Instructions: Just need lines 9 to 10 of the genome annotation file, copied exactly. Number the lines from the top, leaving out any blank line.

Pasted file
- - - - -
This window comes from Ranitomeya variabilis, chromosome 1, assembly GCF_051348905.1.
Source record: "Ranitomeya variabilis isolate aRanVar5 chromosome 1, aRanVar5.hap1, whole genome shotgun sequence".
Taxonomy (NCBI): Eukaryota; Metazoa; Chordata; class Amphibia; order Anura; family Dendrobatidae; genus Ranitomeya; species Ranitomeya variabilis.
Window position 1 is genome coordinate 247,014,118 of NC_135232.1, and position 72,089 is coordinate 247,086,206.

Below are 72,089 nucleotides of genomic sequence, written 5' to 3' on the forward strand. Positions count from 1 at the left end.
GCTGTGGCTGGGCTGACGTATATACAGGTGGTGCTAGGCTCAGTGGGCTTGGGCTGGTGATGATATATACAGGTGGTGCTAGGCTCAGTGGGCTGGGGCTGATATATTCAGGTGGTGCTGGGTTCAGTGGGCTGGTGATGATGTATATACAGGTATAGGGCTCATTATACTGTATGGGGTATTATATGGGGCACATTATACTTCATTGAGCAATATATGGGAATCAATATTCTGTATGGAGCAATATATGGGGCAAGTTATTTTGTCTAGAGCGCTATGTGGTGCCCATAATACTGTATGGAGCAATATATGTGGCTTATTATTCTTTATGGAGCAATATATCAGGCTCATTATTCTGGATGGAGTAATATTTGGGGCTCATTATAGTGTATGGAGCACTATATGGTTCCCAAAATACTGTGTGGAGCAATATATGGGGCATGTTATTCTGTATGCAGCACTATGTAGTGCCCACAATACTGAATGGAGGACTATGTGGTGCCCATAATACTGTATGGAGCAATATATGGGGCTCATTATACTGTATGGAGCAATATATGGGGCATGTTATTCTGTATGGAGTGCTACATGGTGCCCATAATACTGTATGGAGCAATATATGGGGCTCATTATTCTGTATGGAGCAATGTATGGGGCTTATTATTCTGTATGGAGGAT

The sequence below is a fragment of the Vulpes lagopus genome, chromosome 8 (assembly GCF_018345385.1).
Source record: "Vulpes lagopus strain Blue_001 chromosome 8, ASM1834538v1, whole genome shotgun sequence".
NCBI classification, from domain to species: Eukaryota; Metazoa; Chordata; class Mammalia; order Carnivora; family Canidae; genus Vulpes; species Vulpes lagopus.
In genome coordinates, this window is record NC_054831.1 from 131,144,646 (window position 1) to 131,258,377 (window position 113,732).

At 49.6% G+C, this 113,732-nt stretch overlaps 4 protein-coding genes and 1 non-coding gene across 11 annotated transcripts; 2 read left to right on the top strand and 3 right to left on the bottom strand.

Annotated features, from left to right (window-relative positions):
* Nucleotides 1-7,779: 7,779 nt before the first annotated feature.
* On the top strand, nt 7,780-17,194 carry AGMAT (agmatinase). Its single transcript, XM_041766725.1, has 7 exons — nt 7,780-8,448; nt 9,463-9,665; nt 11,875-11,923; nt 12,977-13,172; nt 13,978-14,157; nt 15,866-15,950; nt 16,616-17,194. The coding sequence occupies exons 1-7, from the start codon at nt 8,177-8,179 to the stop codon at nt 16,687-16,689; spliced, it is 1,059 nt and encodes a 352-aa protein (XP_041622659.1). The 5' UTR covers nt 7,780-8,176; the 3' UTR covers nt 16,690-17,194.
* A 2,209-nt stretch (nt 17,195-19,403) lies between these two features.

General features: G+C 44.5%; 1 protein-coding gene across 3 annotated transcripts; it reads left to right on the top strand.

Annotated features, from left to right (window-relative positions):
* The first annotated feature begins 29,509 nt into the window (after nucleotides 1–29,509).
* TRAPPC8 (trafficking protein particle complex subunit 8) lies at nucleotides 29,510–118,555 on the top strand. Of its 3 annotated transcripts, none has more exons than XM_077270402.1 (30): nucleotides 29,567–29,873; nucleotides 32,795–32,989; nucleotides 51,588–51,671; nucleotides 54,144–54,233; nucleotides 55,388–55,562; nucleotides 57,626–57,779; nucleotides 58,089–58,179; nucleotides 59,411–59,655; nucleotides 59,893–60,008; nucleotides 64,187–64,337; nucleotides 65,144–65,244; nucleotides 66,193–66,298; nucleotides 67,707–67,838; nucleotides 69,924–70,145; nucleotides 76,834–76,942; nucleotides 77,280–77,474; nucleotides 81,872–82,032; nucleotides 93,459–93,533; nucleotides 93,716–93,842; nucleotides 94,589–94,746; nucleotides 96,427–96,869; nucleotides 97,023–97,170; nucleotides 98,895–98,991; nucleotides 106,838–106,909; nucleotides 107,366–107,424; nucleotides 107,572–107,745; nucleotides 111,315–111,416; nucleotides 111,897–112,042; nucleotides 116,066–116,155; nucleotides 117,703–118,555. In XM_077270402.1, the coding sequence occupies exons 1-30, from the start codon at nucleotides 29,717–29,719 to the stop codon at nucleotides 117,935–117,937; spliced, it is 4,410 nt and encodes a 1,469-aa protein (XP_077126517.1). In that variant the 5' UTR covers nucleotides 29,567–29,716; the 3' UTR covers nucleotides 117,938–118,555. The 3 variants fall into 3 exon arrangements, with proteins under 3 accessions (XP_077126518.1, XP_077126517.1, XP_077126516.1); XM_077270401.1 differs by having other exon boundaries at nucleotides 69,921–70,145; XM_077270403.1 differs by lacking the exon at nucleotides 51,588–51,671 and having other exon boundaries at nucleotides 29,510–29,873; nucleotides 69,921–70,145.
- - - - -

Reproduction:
NCBI classification, from domain to species: Eukaryota; Metazoa; Chordata; class Mammalia; order Carnivora; family Canidae; genus Vulpes; species Vulpes lagopus.
In genome coordinates, this window is record NC_054831.1 from 131,144,646 (window position 1) to 131,258,377 (window position 113,732).